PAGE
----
Denver Broncos

Start and end with the offensive line

Despite the Broncos' best efforts in recent years -- they signed tackles Russell Okung and Donald Stephenson in free agency last offseason -- they have spent the past two years wringing their hands over play on the offensive line. The 2015 group rallied down the stretch and likely played its best game of the season in Super Bowl 50. This year it never kicked in. The Broncos had one of the least-productive run games in the league and they didn't protect their quarterbacks very well. Trevor Siemian's left shoulder surgery is proof of that. The line will get plenty of attention in the draft and again in free agency, as it would be a surprise if Okung and Stephenson are retained. -- Jeff Legwold

Kansas City Chiefs

Inside linebacker

The Chiefs need to find the eventual replacement for longtime starter Derrick Johnson, who has been an effective player against both the run and the pass for years. But Johnson will turn 35 next November and will be coming off a torn Achilles tendon that ended his 2016 season in early December. Johnson might return an effective player for another season or two, but it's time for the Chiefs to prepare for life without him. -- Adam Teicher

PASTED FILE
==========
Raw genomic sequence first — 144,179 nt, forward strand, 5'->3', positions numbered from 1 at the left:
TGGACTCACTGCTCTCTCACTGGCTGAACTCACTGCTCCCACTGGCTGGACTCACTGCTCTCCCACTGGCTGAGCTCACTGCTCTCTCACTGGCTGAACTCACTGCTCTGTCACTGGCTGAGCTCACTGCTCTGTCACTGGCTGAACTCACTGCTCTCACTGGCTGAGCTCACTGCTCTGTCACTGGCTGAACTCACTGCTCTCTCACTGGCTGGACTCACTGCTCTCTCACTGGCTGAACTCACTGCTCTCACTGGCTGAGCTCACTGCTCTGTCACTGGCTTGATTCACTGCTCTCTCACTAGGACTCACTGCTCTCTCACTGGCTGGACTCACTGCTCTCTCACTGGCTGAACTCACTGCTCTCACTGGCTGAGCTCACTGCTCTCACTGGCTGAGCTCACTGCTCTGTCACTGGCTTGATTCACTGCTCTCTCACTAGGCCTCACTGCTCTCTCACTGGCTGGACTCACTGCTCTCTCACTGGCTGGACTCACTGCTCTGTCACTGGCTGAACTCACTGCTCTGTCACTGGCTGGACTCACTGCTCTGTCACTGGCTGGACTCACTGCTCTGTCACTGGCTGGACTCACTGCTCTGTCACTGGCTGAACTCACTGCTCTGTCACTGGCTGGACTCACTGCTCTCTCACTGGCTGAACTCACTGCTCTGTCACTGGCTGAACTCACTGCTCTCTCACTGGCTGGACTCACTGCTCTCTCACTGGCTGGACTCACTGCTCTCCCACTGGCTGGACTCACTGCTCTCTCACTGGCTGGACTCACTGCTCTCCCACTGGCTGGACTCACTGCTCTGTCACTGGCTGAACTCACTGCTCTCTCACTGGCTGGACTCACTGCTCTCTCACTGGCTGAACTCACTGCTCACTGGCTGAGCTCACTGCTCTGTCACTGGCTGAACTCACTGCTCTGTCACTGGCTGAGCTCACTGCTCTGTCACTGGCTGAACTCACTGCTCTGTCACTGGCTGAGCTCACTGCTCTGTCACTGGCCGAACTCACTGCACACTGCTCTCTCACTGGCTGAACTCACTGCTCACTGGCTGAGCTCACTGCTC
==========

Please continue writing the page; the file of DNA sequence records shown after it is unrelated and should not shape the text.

Oakland Raiders

Defensive tackle ... with a caveat

"Interior pass rush is critical for us to get that going," Raiders coach Jack Del Rio said. "We were not nearly effective enough. ... I didn't feel like we got enough inside push." Pending free agent Stacy McGee, who played just nine games because of injury, led interior defensive linemen with 2.5 sacks -- and those all came in the first five games of the season. Dan Williams added a half of one sack. And that was it from the inside. A pass-rushing inside linebacker would help as well, seeing as how neither Perry Riley Jr. nor Cory James had a sack in 2016. The Raiders had a league-low 25 sacks, with All-Pro edge rusher Khalil Mack getting 11 and outside linebacker Bruce Irvin adding seven. -- Paul Gutierrez